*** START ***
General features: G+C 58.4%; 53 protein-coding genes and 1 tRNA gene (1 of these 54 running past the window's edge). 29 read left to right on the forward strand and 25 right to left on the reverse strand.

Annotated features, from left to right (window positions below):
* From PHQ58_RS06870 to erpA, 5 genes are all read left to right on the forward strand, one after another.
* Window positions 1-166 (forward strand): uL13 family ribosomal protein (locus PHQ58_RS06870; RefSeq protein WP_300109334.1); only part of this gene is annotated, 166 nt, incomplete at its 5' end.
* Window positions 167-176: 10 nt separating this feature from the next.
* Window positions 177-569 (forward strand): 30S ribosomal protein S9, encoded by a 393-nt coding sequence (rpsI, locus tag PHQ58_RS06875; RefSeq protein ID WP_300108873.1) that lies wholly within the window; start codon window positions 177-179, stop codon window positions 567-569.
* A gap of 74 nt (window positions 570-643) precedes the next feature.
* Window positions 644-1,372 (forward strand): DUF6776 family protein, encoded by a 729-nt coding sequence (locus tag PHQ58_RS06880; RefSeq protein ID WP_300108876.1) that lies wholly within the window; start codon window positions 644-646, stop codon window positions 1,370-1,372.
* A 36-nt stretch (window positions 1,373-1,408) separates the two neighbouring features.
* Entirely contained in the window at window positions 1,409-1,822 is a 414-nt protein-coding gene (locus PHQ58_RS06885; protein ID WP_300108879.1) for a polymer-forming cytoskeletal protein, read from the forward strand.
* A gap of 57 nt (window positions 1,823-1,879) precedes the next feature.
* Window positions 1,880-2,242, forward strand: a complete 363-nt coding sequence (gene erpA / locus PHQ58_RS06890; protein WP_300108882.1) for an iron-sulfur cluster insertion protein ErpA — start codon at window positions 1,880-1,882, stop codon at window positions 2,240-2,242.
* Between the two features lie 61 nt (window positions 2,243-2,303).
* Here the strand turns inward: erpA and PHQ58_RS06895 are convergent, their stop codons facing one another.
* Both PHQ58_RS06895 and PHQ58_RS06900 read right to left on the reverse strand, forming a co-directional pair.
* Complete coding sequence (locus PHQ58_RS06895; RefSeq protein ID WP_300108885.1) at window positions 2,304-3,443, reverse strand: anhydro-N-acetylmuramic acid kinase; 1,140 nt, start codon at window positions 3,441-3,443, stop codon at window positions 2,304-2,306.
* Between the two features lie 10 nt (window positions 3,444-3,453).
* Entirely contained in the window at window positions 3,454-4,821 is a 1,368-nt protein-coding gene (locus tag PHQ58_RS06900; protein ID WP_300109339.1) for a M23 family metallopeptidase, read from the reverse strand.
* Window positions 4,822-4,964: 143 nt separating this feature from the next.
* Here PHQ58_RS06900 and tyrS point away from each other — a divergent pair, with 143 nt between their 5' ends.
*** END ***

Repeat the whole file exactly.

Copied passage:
General features: G+C 58.4%; 53 protein-coding genes and 1 tRNA gene (1 of these 54 running past the window's edge). 29 read left to right on the forward strand and 25 right to left on the reverse strand.

Annotated features, from left to right (window positions below):
* From PHQ58_RS06870 to erpA, 5 genes are all read left to right on the forward strand, one after another.
* Window positions 1-166 (forward strand): uL13 family ribosomal protein (locus PHQ58_RS06870; RefSeq protein WP_300109334.1); only part of this gene is annotated, 166 nt, incomplete at its 5' end.
* Window positions 167-176: 10 nt separating this feature from the next.
* Window positions 177-569 (forward strand): 30S ribosomal protein S9, encoded by a 393-nt coding sequence (rpsI, locus tag PHQ58_RS06875; RefSeq protein ID WP_300108873.1) that lies wholly within the window; start codon window positions 177-179, stop codon window positions 567-569.
* A gap of 74 nt (window positions 570-643) precedes the next feature.
* Window positions 644-1,372 (forward strand): DUF6776 family protein, encoded by a 729-nt coding sequence (locus tag PHQ58_RS06880; RefSeq protein ID WP_300108876.1) that lies wholly within the window; start codon window positions 644-646, stop codon window positions 1,370-1,372.
* A 36-nt stretch (window positions 1,373-1,408) separates the two neighbouring features.
* Entirely contained in the window at window positions 1,409-1,822 is a 414-nt protein-coding gene (locus PHQ58_RS06885; protein ID WP_300108879.1) for a polymer-forming cytoskeletal protein, read from the forward strand.
* A gap of 57 nt (window positions 1,823-1,879) precedes the next feature.
* Window positions 1,880-2,242, forward strand: a complete 363-nt coding sequence (gene erpA / locus PHQ58_RS06890; protein WP_300108882.1) for an iron-sulfur cluster insertion protein ErpA — start codon at window positions 1,880-1,882, stop codon at window positions 2,240-2,242.
* Between the two features lie 61 nt (window positions 2,243-2,303).
* Here the strand turns inward: erpA and PHQ58_RS06895 are convergent, their stop codons facing one another.
* Both PHQ58_RS06895 and PHQ58_RS06900 read right to left on the reverse strand, forming a co-directional pair.
* Complete coding sequence (locus PHQ58_RS06895; RefSeq protein ID WP_300108885.1) at window positions 2,304-3,443, reverse strand: anhydro-N-acetylmuramic acid kinase; 1,140 nt, start codon at window positions 3,441-3,443, stop codon at window positions 2,304-2,306.
* Between the two features lie 10 nt (window positions 3,444-3,453).
* Entirely contained in the window at window positions 3,454-4,821 is a 1,368-nt protein-coding gene (locus tag PHQ58_RS06900; protein ID WP_300109339.1) for a M23 family metallopeptidase, read from the reverse strand.
* Window positions 4,822-4,964: 143 nt separating this feature from the next.
* Here PHQ58_RS06900 and tyrS point away from each other — a divergent pair, with 143 nt between their 5' ends.